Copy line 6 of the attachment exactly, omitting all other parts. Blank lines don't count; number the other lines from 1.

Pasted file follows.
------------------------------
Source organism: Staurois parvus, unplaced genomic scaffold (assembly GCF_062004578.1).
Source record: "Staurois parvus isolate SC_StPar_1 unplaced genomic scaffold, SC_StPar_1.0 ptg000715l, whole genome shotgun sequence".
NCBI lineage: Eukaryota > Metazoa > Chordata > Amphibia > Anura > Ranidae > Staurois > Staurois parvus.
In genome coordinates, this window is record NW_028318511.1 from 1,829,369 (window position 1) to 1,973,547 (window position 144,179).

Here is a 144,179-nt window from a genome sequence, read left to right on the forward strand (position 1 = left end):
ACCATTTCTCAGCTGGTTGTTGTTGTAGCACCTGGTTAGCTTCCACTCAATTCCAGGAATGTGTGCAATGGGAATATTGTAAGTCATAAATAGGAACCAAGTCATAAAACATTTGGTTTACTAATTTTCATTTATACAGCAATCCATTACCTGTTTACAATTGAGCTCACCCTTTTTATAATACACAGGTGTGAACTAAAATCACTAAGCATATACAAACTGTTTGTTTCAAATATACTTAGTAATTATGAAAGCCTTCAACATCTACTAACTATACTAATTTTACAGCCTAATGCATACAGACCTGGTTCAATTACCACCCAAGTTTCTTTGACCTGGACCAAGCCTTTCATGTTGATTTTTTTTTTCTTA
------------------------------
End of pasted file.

ACCATTTCTCAGCTGGTTGTTGTTGTAGCACCTGGTTAGCTTCCACTCAATTCCAGGAATGTGTGCAATGGGAATATTGTAAGTCATAAATAGGAACCAAGTCATAAAACATTTGGTTTACTAATTTTCATTTATACAGCAATCCATTACCTGTTTACAATTGAGCTCACCCTTTTTATAATACACAGGTGTGAACTAAAATCACTAAGCATATACAAACTGTTTGTTTCAAATATACTTAGTAATTATGAAAGCCTTCAACATCTACTAACTATACTAATTTTACAGCCTAATGCATACAGACCTGGTTCAATTACCACCCAAGTTTCTTTGACCTGGACCAAGCCTTTCATGTTGATTTTTTTTTTCTTA